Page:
Ms O’Doherty generated national headlines when she was fired by the Irish Independent, the country’s biggest-selling newspaper, in August 2013 after reporting on widespread wiping of penalty points by the Irish police force or Gardai.

As part of her investigative work, she had called to the home of the former Irish police commissioner, Martin Callinan, to challenge him about the deletion of penalty points from his own record.

She was forced to take redundancy by the newspaper after being referred to as a “rogue reporter” by then editor-in-chief, Stephen Rae. In December 2014, she won an apology and damages from the newspaper.

Many people felt sorry for her and admired her for speaking out against corruption at the time.

What you see if you try to access O'Doherty's YouTube channel today

Few of those who backed her bid to run for the Presidency of Ireland last year had any idea at the time that she harboured views which could be described as “far right” or extremist. She set up a new political party called Anti-Corruption Ireland (ACI) which, so far, has failed to attract any significant support from Irish voters.

But those who monitor far-right activity in Ireland have been alarmed by the kind of language used on her YouTube channel, in which she regularly interviews other activists, including Croft, with extreme anti-immigrant views and stokes up fears.

Indeed, the growth in the popularity of extreme right-wing social media in Ireland over the past year or so is almost an exact replica of the “culture wars” in the United States in the lead-up to the election of President Donald Trump in November 2016.

Right-wingers interview each other again and again, and constantly blame immigrants or minorities for society’s woes.

“We have to reclaim our Irishness,” O’Doherty told viewers earlier this year. “If that’s racist, great. Bring it on. But we are going to make Ireland Irish again and I’m sorry if I sound like Donald Trump.”

Earlier this week, one of Gemma O'Doherty's videos was removed by YouTube after she criticised ethnic minorities in Ireland and her account was suspended for seven days.

She tried to get around this ban by posting new videos under a second account bearing her name, which is a clear violation of YouTube’s rules for users of the video-sharing site.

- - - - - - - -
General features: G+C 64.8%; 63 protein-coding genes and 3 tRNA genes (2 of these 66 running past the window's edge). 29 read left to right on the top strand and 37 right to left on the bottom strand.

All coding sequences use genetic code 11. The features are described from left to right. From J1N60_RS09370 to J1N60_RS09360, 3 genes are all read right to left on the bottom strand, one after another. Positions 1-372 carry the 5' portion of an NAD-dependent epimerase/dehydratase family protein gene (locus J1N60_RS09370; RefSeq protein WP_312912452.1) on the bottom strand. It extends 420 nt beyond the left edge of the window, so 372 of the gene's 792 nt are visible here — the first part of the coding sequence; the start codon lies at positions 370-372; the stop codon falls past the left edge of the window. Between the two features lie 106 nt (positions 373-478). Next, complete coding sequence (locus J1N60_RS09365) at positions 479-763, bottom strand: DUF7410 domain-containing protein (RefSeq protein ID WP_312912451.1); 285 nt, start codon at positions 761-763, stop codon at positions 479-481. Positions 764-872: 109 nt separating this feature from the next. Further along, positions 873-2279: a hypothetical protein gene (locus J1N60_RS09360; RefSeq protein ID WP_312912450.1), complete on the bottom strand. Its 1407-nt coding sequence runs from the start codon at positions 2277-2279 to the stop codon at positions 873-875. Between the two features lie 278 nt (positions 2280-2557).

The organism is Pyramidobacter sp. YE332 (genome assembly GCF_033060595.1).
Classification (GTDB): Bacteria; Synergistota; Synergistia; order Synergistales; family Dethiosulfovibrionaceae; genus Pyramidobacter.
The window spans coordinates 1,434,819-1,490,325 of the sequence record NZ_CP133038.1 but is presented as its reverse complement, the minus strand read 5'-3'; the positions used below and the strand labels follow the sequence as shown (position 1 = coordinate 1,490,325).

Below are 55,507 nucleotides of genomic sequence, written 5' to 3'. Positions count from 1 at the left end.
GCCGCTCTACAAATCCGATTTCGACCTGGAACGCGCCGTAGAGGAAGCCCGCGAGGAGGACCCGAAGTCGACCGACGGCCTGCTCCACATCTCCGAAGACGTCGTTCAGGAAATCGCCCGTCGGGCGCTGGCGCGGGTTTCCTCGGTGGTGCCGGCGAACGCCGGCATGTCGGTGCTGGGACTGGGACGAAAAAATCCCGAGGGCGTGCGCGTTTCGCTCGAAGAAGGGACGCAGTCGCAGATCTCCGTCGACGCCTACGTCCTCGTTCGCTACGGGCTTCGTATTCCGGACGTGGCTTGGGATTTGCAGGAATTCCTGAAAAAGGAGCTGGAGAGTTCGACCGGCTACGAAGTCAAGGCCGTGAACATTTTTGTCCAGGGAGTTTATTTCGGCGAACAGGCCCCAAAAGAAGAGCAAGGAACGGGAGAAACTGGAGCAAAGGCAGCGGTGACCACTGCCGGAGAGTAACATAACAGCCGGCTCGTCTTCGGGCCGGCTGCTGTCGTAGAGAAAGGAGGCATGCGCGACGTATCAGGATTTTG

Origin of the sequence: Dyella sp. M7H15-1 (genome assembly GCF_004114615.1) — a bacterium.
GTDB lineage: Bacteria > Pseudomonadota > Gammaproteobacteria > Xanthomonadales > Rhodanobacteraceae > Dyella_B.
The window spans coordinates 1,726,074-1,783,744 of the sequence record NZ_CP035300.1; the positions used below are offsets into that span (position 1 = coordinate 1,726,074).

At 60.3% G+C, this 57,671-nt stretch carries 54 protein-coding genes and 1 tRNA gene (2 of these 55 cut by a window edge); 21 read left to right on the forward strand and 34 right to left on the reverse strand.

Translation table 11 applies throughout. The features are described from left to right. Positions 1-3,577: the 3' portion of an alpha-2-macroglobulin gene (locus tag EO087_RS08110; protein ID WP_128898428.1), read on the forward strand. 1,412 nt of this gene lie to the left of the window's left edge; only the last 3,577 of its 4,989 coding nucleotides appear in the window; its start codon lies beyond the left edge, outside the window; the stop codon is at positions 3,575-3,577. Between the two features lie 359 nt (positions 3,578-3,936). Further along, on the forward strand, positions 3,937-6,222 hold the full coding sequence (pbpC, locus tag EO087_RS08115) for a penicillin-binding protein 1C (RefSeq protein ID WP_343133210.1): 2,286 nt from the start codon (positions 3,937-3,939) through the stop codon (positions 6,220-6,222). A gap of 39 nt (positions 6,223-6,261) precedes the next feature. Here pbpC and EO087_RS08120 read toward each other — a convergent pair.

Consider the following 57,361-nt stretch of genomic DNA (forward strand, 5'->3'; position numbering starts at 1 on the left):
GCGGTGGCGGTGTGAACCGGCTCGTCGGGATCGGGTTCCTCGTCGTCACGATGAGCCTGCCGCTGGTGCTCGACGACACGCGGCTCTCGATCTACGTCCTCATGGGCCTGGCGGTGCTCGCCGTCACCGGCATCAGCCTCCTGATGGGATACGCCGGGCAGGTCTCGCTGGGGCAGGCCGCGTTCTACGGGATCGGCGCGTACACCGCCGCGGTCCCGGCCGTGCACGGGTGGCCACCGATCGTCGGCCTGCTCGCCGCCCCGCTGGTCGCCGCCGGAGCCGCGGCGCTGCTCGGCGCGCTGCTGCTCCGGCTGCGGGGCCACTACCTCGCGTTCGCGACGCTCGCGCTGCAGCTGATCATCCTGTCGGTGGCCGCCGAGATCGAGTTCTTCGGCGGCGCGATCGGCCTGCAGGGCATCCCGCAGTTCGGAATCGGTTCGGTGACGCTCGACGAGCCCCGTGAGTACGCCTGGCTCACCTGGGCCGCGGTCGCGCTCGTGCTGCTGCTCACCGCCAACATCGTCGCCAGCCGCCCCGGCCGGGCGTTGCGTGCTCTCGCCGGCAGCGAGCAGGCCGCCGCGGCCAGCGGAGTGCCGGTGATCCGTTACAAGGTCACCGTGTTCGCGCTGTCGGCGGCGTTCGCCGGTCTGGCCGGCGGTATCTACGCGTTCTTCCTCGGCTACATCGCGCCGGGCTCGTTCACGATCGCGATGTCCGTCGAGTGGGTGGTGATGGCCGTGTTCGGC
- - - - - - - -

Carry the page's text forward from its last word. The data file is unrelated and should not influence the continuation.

On Tuesday evening, a Google spokesperson told The Irish Times that it was the policy of the tech giant to terminate the accounts of those who violated policies against hate speech.

Since late last year, O’Doherty has regularly used her YouTube channel to warn viewers that Irish people are set to become a minority in their own country.

Earlier this month, she told her followers that “some African guys” had “some sort of a scheme” which involved getting Irish women pregnant, presumably so that they could stay in the country.

“What sort of fools are these women? What sort of fools? Are they sluts? Are they whores?” she asked her YouTube followers. “They don’t even bloody deserve Irish citizenship, getting involved in dangerous situations like this. It says everything you need to know about the degeneracy of this country at the moment.”

Previous YouTube streams have seen her claim that the country was being “inundated” with migrants who were putting pressure on the health care system and the provision of housing in Ireland.

She still has a Twitter account and a Facebook page, although she does not like to be challenged about her views and tends not to comment when contacted by other journalists.

She was widely condemned after using social media to describe the horrific massacre at two mosques in Christchurch, New Zealand, as a “false flag” or fake – even though 51 people lost their lives in the massacre.

A few weeks ago, she posted a photo of children from a school in the midlands town of Longford. The photo contained a number of black children and she claimed it demonstrated evidence that Irish people were set to become an “ethnic minority” in Ireland.

Hate speech against migrants and minorities has become a regular feature of online debate in Ireland, to such an extent that a man felt it was acceptable to go onto Facebook recently and call on people to  petrol bomb a house with migrants boarded up inside.

O’Doherty's is not the only Irish YouTube channel on which far-right activists rant about global conspiracies, how their land is being “swamped” by migrants and refugees, boast about Islamophobia, or blame minorities for all of the island’s social problems.

Instead of laughing at the idiocy of Trump and his supporters, it’s time for us all to wake up. Adolf Hitler used to be ridiculed as an ignorant buffoon in the 1930s.

O’Doherty may not be able to spread her disturbing views on YouTube anymore, but the far-right are now sharing views on social media platforms which would have been unthinkable in Ireland just five or ten years ago.

Related post: Is it time to legislate against hate crimes? (March 2019)

--  * Ciaran Tierney won the Irish Current Affairs and Politics Blog of the Year award at the Tramline, Dublin, in October 2018. Find him on Facebook  or Twitter here. Visit his website here - A former newspaper journalist, he is seeking new opportunities in a digital world.

** Please note that Ciaran Tierney is available to write business blogs or opinion pieces about Irish politics and society.